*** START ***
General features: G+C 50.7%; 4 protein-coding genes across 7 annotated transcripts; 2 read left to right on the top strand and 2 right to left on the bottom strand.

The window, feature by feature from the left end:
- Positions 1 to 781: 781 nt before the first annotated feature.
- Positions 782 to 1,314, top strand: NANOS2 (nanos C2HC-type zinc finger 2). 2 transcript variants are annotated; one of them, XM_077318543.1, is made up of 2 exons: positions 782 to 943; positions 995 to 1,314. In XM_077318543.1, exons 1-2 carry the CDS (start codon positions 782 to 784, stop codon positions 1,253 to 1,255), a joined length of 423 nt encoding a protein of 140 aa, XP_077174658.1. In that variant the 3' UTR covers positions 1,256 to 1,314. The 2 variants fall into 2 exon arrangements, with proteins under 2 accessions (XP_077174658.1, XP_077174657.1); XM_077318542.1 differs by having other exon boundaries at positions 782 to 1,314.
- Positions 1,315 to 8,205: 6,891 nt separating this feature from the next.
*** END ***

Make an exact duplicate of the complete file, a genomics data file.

General features: G+C 50.7%; 4 protein-coding genes across 7 annotated transcripts; 2 read left to right on the top strand and 2 right to left on the bottom strand.

The window, feature by feature from the left end:
- Positions 1 to 781: 781 nt before the first annotated feature.
- Positions 782 to 1,314, top strand: NANOS2 (nanos C2HC-type zinc finger 2). 2 transcript variants are annotated; one of them, XM_077318543.1, is made up of 2 exons: positions 782 to 943; positions 995 to 1,314. In XM_077318543.1, exons 1-2 carry the CDS (start codon positions 782 to 784, stop codon positions 1,253 to 1,255), a joined length of 423 nt encoding a protein of 140 aa, XP_077174658.1. In that variant the 3' UTR covers positions 1,256 to 1,314. The 2 variants fall into 2 exon arrangements, with proteins under 2 accessions (XP_077174658.1, XP_077174657.1); XM_077318542.1 differs by having other exon boundaries at positions 782 to 1,314.
- Positions 1,315 to 8,205: 6,891 nt separating this feature from the next.